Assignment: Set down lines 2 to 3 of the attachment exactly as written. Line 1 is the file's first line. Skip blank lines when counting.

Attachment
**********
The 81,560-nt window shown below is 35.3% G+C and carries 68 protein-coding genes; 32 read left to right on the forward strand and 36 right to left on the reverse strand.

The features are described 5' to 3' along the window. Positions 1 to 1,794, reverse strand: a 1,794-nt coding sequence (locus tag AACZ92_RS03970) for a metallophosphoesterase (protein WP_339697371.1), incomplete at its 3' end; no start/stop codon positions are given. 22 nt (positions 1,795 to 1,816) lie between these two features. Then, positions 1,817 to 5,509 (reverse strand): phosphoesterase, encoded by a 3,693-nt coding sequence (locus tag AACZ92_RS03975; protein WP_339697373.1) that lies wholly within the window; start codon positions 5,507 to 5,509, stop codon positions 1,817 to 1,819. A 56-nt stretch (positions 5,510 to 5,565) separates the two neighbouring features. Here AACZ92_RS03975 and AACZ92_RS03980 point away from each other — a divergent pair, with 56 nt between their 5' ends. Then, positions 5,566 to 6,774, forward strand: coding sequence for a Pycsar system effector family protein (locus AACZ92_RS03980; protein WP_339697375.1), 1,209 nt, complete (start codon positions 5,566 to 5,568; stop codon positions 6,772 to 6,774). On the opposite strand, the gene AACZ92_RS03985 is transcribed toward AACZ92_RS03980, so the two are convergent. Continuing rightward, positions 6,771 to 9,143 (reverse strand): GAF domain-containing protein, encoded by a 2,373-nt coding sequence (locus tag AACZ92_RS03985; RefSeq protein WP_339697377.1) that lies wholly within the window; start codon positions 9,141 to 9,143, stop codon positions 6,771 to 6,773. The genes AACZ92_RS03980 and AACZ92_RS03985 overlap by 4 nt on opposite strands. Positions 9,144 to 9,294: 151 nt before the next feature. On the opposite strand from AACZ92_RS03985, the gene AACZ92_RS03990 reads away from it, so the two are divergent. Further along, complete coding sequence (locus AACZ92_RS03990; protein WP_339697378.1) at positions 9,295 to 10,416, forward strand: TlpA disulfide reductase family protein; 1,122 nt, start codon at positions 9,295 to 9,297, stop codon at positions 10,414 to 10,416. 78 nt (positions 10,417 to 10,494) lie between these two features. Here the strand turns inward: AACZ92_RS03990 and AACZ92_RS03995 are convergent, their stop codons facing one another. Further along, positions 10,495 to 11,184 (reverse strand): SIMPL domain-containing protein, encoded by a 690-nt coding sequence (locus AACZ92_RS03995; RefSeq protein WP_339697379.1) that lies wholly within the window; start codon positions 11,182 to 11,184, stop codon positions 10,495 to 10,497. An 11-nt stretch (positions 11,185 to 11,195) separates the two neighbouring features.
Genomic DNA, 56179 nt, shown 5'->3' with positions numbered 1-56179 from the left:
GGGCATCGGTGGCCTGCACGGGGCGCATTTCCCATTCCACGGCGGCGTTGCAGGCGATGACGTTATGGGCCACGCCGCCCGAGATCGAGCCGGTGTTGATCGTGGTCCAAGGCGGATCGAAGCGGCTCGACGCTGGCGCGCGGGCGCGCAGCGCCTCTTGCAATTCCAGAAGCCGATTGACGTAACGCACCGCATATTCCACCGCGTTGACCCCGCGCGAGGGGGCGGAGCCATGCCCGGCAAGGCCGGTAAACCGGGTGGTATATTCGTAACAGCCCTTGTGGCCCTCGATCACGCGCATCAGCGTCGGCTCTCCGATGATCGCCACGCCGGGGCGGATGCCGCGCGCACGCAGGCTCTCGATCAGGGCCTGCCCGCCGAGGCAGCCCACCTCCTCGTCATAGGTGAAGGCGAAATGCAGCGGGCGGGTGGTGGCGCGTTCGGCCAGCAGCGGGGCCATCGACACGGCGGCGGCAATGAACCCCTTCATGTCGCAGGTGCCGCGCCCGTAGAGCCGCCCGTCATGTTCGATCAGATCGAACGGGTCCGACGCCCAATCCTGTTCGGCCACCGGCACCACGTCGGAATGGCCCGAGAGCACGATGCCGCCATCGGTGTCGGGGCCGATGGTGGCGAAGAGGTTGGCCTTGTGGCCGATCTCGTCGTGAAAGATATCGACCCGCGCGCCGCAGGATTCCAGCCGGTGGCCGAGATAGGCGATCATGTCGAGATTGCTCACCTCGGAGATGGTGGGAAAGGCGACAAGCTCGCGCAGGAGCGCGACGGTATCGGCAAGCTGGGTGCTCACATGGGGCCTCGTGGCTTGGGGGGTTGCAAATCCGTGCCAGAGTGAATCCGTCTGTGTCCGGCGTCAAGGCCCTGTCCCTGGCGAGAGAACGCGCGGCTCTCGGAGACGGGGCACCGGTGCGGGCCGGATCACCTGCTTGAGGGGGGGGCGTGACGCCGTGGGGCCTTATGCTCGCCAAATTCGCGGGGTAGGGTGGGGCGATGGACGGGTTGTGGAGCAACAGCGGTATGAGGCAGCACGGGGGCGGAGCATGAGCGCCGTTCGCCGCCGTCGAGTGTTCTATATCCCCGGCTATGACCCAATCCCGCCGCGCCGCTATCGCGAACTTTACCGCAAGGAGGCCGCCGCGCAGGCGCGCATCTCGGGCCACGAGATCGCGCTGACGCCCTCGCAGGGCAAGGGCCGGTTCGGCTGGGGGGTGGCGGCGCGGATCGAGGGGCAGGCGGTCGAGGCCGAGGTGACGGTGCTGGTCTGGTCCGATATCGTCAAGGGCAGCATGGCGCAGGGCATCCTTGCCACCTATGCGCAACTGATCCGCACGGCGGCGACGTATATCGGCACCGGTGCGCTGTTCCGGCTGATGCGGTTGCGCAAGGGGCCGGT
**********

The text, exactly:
The features are described 5' to 3' along the window. Positions 1 to 1,794, reverse strand: a 1,794-nt coding sequence (locus tag AACZ92_RS03970) for a metallophosphoesterase (protein WP_339697371.1), incomplete at its 3' end; no start/stop codon positions are given. 22 nt (positions 1,795 to 1,816) lie between these two features. Then, positions 1,817 to 5,509 (reverse strand): phosphoesterase, encoded by a 3,693-nt coding sequence (locus tag AACZ92_RS03975; protein WP_339697373.1) that lies wholly within the window; start codon positions 5,507 to 5,509, stop codon positions 1,817 to 1,819. A 56-nt stretch (positions 5,510 to 5,565) separates the two neighbouring features. Here AACZ92_RS03975 and AACZ92_RS03980 point away from each other — a divergent pair, with 56 nt between their 5' ends. Then, positions 5,566 to 6,774, forward strand: coding sequence for a Pycsar system effector family protein (locus AACZ92_RS03980; protein WP_339697375.1), 1,209 nt, complete (start codon positions 5,566 to 5,568; stop codon positions 6,772 to 6,774). On the opposite strand, the gene AACZ92_RS03985 is transcribed toward AACZ92_RS03980, so the two are convergent. Continuing rightward, positions 6,771 to 9,143 (reverse strand): GAF domain-containing protein, encoded by a 2,373-nt coding sequence (locus tag AACZ92_RS03985; RefSeq protein WP_339697377.1) that lies wholly within the window; start codon positions 9,141 to 9,143, stop codon positions 6,771 to 6,773. The genes AACZ92_RS03980 and AACZ92_RS03985 overlap by 4 nt on opposite strands. Positions 9,144 to 9,294: 151 nt before the next feature. On the opposite strand from AACZ92_RS03985, the gene AACZ92_RS03990 reads away from it, so the two are divergent. Further along, complete coding sequence (locus AACZ92_RS03990; protein WP_339697378.1) at positions 9,295 to 10,416, forward strand: TlpA disulfide reductase family protein; 1,122 nt, start codon at positions 9,295 to 9,297, stop codon at positions 10,414 to 10,416. 78 nt (positions 10,417 to 10,494) lie between these two features. Here the strand turns inward: AACZ92_RS03990 and AACZ92_RS03995 are convergent, their stop codons facing one another. Further along, positions 10,495 to 11,184 (reverse strand): SIMPL domain-containing protein, encoded by a 690-nt coding sequence (locus AACZ92_RS03995; RefSeq protein WP_339697379.1) that lies wholly within the window; start codon positions 11,182 to 11,184, stop codon positions 10,495 to 10,497. An 11-nt stretch (positions 11,185 to 11,195) separates the two neighbouring features.
Genomic DNA, 56179 nt, shown 5'->3' with positions numbered 1-56179 from the left: